space_donkey writes: Researchers have discovered a way to protect nanoparticles from the human immune system. This could prove vital to using them to deliver new types of drugs targeted towards specific cells or organs. The nanoparticles protect themselves by hitching a ride on red blood cells. A team at the University of California, Santa Barbara, knew that some bacteria survive in the blood stream by performing a similar trick. The separated red blood cells from plasma, attached the nanoparticles, and were able to track them as they traveled through the bloodstream and through the liver and spleen. But they admit that much more testing is needed since nanoparticles can sometimes be toxic.
moon_monkey writes: Researchers in Japan have developed a display that makes 3D objects solid enough to grasp. The system, created by engineers at Japan's NTT, combines a 3D display with a haptic glove, making 3D items that look real but also feel solid to touch. Two cameras are used to image an object, to make the 3D image. A computer also uses this to render a solid representation. It could be used to inspect products remotely, or even to shake hands with someone on the other side of the world, the researchers say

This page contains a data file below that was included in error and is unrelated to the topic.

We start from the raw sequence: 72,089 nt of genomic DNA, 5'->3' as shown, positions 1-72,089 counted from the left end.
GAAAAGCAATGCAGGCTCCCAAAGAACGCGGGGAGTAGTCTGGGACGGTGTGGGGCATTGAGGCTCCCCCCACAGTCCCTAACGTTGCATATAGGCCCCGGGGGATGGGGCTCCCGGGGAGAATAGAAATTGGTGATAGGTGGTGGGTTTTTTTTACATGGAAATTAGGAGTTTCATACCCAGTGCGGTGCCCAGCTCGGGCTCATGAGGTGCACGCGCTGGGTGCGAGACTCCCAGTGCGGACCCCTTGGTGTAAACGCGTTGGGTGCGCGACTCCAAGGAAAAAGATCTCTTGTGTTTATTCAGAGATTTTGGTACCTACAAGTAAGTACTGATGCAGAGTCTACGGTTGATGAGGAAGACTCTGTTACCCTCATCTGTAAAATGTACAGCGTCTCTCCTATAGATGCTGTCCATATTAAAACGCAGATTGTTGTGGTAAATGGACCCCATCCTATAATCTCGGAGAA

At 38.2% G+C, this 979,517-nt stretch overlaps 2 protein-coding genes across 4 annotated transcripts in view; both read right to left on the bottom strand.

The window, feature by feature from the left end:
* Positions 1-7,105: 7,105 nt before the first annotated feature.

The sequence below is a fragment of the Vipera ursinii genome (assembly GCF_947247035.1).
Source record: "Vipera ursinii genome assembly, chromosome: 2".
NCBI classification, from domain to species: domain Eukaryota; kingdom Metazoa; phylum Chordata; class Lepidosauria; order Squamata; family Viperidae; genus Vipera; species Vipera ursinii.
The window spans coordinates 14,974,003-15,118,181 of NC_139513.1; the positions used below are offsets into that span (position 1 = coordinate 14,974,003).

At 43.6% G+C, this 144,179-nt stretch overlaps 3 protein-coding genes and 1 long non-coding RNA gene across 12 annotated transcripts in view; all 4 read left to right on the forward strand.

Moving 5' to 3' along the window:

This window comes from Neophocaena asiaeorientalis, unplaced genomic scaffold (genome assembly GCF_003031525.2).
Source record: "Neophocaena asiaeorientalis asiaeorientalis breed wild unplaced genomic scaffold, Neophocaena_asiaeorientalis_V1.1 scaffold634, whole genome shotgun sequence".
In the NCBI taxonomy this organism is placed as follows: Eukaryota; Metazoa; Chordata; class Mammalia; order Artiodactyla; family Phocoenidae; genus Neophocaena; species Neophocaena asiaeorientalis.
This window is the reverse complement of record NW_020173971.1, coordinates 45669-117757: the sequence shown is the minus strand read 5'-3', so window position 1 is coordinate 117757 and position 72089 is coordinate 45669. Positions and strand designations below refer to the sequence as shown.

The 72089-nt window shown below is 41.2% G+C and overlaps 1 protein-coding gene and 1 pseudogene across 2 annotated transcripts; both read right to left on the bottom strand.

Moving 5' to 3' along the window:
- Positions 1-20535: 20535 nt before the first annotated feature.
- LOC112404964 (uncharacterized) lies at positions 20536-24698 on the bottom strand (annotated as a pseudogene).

Plasma_Pingu writes: According to NewScientist.com, a sensor chip controlled by a slime mold has been developed by scientists in the UK. The mould, Physarum polycephalum, is a primitive, single-celled organism that eats microorganisms in damp areas of forest. It can crawl towards its food and away from danger making it a useful sensor. Inside the chip, the mould is surrounded by electrodes that continually monitor its behavior.
galactic grub writes: Get ready for slime-powered computing. A chip developed by researchers in the UK contains a mould surrounded by electrodes that monitor conductivity and reveal the movement of internal fluids. This provides a way to experiment with the organism as a tool for sensing and computation. In this way, the slime mould can perform simple logical operations and even control a robot.
space_mongoose writes: Hitachi reckons that a simple chemical additive could significantly improve battery life. Alkaline batteries have a positive electrode of manganese oxide and a negative electrode of finely powdered zinc, but zinc oxide forms around these grains of zinc. Hitachi's solution is to replace the zinc with a fine powder of zinc-aluminium alloy, displaces the zinc within the zinc oxide layer making it a much better conductor.
Galactic_grub writes: An experimental new type of memory that uses nanosecond pulses of electric current to push magnetic regions along a wire could dramatically boost the capacity, speed and reliability of storage devices. Magnetic domains are moved along a wire by pulses of polarized current, and there location is read by fixed sensors arranged along the wire. Previous experiments have been disappointing but now researchers have found that super-fast pulses of electricity prevent the domains from being obstructed by imperfections in the crystal.